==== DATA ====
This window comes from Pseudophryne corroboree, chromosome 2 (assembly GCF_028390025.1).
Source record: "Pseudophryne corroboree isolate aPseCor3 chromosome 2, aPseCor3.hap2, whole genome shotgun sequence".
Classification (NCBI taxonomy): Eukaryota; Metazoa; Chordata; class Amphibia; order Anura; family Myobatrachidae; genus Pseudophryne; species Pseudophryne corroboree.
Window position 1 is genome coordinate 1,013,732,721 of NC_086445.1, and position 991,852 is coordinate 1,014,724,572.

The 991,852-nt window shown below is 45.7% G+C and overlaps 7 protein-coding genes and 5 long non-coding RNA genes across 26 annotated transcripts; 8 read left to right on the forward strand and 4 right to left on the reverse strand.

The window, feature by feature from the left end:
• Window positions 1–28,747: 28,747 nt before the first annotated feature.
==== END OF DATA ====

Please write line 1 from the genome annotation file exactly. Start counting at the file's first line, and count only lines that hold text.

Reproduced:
This window comes from Pseudophryne corroboree, chromosome 2 (assembly GCF_028390025.1).